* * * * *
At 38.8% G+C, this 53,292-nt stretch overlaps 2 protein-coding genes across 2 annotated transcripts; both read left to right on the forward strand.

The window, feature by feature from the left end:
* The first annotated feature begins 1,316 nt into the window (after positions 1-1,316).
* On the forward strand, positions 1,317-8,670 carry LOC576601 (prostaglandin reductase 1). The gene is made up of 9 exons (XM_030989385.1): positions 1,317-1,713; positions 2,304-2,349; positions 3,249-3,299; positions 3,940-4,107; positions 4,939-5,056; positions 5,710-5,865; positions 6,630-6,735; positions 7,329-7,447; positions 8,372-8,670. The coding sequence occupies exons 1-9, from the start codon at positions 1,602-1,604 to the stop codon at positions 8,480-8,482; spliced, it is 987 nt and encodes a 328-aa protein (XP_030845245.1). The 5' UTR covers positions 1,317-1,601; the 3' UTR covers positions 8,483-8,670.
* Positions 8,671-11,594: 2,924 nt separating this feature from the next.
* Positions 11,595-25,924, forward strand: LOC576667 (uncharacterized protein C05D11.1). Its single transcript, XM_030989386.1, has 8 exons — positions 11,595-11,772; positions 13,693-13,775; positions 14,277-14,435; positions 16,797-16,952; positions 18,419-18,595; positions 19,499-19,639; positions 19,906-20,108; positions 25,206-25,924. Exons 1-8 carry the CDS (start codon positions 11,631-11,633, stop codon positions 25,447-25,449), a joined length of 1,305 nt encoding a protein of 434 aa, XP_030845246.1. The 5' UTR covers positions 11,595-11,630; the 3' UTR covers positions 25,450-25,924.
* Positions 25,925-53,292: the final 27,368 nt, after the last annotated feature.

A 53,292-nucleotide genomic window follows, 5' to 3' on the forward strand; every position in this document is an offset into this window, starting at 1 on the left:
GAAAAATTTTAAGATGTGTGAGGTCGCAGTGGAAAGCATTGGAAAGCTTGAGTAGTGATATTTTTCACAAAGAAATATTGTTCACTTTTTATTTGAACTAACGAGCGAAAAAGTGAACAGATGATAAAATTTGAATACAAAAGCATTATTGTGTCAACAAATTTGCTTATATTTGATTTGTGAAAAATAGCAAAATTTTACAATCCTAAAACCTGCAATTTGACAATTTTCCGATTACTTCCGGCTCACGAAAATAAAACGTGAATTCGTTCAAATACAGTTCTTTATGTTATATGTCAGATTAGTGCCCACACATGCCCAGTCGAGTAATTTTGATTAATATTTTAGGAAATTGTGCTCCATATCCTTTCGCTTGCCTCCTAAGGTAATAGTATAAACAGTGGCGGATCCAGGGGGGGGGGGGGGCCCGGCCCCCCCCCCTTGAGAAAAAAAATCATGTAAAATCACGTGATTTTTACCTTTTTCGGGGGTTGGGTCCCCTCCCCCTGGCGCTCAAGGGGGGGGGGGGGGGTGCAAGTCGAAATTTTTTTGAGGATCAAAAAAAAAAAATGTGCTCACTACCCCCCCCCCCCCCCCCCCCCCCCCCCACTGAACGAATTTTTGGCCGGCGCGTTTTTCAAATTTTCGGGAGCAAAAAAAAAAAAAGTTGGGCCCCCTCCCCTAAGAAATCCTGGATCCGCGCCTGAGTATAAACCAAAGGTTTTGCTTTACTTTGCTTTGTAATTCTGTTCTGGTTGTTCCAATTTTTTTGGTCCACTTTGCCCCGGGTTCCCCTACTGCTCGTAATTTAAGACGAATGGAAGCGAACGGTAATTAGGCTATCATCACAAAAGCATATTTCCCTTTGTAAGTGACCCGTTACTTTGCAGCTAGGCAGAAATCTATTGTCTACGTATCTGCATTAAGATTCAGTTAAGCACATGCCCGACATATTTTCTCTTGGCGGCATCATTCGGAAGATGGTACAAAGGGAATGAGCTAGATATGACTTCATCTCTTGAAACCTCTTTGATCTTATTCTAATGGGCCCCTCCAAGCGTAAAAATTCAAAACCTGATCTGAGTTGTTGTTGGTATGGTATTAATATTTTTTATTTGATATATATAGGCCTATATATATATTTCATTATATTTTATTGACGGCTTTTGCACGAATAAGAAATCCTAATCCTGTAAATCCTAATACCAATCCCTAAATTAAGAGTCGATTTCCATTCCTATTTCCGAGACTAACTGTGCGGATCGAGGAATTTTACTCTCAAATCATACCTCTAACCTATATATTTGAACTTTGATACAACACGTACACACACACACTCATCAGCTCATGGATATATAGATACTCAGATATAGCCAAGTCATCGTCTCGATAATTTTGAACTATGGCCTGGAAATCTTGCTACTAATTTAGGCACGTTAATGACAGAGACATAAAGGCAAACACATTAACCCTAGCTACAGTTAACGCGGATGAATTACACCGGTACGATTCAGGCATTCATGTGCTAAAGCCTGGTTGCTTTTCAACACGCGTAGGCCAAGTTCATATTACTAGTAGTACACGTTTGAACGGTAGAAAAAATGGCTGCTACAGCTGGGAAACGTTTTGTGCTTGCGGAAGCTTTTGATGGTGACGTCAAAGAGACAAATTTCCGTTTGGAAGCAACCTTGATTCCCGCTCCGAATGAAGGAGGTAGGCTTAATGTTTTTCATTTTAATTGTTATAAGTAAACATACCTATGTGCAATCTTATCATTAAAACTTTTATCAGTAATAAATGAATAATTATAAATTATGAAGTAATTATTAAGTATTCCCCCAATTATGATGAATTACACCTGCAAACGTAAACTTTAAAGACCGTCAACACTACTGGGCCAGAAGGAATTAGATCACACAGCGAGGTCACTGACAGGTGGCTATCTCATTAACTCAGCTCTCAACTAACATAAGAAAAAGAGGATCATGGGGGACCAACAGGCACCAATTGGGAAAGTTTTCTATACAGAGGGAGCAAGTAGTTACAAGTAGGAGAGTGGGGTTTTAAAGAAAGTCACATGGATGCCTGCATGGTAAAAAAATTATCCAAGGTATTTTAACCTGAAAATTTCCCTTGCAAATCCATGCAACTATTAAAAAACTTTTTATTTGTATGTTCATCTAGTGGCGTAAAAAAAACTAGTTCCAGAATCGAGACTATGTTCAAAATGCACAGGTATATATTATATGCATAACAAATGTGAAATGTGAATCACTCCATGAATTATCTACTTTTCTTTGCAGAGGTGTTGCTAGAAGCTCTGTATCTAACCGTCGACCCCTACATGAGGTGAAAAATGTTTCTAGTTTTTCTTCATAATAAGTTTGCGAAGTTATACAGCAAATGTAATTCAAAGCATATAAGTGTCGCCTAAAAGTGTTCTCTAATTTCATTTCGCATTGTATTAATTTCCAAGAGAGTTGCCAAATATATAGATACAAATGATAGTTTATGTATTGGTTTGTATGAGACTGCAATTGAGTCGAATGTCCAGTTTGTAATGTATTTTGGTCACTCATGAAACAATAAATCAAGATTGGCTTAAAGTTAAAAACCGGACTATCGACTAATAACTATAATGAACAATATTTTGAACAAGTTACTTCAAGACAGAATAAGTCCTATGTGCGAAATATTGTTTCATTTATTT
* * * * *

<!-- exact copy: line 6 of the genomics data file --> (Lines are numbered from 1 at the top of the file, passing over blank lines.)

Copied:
* Positions 11,595-25,924, forward strand: LOC576667 (uncharacterized protein C05D11.1). Its single transcript, XM_030989386.1, has 8 exons — positions 11,595-11,772; positions 13,693-13,775; positions 14,277-14,435; positions 16,797-16,952; positions 18,419-18,595; positions 19,499-19,639; positions 19,906-20,108; positions 25,206-25,924. Exons 1-8 carry the CDS (start codon positions 11,631-11,633, stop codon positions 25,447-25,449), a joined length of 1,305 nt encoding a protein of 434 aa, XP_030845246.1. The 5' UTR covers positions 11,595-11,630; the 3' UTR covers positions 25,450-25,924.